Tue, Feb 7, 2017 8:00 pm
- Price: $18.00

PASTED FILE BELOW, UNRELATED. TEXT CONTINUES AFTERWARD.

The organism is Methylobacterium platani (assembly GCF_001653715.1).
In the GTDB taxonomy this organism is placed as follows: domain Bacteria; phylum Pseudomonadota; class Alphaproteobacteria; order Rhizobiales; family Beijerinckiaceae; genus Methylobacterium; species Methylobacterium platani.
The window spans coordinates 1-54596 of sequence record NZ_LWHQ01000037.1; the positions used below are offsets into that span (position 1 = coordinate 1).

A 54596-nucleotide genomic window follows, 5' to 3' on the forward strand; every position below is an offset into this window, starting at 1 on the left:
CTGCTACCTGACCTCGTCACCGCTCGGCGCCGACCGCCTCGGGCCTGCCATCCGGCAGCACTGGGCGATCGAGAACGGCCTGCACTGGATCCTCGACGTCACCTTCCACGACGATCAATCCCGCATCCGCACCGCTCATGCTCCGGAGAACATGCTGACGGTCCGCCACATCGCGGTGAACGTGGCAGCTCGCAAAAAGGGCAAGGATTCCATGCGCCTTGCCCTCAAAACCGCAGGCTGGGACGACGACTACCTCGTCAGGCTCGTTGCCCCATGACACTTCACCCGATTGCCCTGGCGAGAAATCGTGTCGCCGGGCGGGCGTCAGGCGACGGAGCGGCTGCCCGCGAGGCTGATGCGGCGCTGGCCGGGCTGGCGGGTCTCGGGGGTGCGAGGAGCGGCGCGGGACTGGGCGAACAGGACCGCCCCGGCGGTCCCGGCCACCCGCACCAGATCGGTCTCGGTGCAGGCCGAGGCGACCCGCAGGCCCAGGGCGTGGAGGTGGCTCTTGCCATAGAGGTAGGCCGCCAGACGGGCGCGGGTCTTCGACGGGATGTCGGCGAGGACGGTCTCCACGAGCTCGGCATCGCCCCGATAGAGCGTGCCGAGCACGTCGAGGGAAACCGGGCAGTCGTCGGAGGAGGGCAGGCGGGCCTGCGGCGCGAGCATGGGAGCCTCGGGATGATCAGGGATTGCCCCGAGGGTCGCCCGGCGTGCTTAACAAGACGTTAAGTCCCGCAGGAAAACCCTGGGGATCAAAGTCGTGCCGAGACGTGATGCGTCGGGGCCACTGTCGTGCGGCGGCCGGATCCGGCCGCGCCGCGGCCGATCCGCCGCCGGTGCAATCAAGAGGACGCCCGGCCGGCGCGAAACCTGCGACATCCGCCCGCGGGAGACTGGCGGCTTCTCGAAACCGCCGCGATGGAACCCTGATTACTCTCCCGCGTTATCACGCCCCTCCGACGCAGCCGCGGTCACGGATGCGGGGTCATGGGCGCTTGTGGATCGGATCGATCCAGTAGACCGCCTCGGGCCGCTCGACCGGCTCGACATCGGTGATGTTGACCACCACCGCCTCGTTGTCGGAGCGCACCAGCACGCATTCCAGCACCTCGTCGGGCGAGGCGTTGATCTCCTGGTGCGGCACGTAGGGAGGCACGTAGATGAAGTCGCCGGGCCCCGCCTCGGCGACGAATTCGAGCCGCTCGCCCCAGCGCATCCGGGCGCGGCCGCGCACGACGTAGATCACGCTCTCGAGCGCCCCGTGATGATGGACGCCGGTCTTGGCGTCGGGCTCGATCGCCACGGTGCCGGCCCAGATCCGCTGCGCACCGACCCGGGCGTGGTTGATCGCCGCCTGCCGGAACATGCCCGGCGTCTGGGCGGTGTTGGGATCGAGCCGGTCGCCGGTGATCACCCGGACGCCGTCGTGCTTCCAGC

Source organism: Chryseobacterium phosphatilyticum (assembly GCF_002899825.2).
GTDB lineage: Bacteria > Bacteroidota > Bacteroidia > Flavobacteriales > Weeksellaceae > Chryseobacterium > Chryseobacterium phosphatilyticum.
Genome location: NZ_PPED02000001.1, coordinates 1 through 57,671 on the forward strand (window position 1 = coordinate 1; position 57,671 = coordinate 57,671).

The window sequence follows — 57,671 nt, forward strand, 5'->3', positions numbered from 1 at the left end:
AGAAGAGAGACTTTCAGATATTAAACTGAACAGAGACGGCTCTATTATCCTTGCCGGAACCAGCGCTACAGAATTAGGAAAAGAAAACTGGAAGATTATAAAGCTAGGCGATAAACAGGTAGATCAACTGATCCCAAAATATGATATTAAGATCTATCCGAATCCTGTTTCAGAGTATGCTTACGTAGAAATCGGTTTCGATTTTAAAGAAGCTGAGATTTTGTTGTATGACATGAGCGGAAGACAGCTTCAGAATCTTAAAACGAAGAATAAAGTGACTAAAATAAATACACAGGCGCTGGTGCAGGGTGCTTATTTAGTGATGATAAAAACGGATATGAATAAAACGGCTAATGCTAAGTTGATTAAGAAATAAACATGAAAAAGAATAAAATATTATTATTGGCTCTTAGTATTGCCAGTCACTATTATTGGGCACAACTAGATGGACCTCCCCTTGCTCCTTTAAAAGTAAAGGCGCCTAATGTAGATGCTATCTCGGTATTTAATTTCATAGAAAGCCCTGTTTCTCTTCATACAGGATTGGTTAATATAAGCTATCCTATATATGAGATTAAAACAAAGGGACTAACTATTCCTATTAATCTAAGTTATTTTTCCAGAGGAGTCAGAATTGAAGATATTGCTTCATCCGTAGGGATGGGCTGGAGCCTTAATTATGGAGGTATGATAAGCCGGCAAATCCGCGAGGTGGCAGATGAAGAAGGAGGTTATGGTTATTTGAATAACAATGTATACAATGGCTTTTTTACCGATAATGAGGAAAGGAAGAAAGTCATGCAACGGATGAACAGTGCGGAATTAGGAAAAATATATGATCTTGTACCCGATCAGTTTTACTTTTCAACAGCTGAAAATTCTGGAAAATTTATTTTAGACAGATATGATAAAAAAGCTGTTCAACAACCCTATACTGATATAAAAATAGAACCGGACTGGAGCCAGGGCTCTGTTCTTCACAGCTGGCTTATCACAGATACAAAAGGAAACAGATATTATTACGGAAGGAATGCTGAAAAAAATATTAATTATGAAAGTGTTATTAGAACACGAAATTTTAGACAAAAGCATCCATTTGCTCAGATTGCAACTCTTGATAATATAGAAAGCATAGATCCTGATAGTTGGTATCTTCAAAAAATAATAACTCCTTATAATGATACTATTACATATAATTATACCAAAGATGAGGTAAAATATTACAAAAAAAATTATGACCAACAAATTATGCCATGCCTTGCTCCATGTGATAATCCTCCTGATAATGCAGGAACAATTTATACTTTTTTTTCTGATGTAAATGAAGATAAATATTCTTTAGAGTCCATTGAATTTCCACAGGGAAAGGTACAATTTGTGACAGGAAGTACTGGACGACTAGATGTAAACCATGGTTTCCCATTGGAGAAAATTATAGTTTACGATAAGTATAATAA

In a world increasingly permeated by superficial connections and selfie-addicted narcissism, the need to slow down, draw breath, and think about what it's really all about grows ever more acute.Welcome to Bear's Den. Inspired by Maurice Sendak's 1963 children's classic "Where the Wild Things Are," this London based trio (Andrew Davie; guitar and vocals, Kev Jones; drums and vocals, and Joey Haynes; banjo and vocals) create music which -- whisper it -- dares to be both literate and profound. While, crucially, remaining universally accessible."'Where The Wild Things Are' appeals to us because it offers a dual perspective of seeing the world through both a kid's and an adult's eyes," explains Andrew (known, simply, as Davie). "A lot of our songs address the world in the same way. Bear's Den is our name for the island the kid escapes to."It's tempting to see the trio's quietly confident rise in fairytale terms, too. But Bear's Den are built to last -- touring duties to date have seen them play everywhere from the Scottish Highlands to touring the U.S. with Mumford & Sons. It's a far cry from Davie's childhood in the West London suburbs (Chiswick, Acton, Uxbridge) when life as a musician seemed beyond the realms of probability. Schooled in the classics (Bob Dylan, The Kinks) by a music mad dad, his arrival at Music College only served to dampen his hopes.Things changed when he started hanging out at the legendary Bosun's Locker jam nights in Fulham. Immersed in a cultural vortex alongside a nascent Laura Marling and a pre-Vaccines Jay Jay Pistolet (Davie sang backing vocals on the latter's "Holly"), he was inspired to form his own band, Cherbourg, with trusted ally Kev Jones. However, it was only when the duo recruited guitarist and banjo player Joey Haynes on Cherbourg's dissolution in 2012 that the melodies in his head became fully realized."I got goose bumps at the first rehearsal," he recalls with a grin. "We've got wildly disparate influences, but the three of us together have got real chemistry. It just works." Embarking on the age-old process of playing gigs anywhere and everywhere, the trio bridged the gap between performer and audience wherever possible; printing up limited edition bootleg CDs with hand stamped "bear paw" prints and individual town crest stamps specific for each gig. Duly signed to renowned U.K. and U.S.-based record label, Communion, an inspired idea saw them conduct a U.S. tour with Ben Howard, Nathaniel Rateliff and The Staves, crossing the States in a convoy of '60s VW Camper Vans.Recorded with long-term producer Ian Grimble (Travis/Manic Street Preachers) at Crouch End's Church Studios, it's lyrically both restrained yet richly descriptive, the product of Davie's novelistic approach to songwriting. "I've always been interested in the way Raymond Carver and Ernest Hemingway leave room for interpretation," he explains. "It allows the listener to have their own individual relationship with the songs."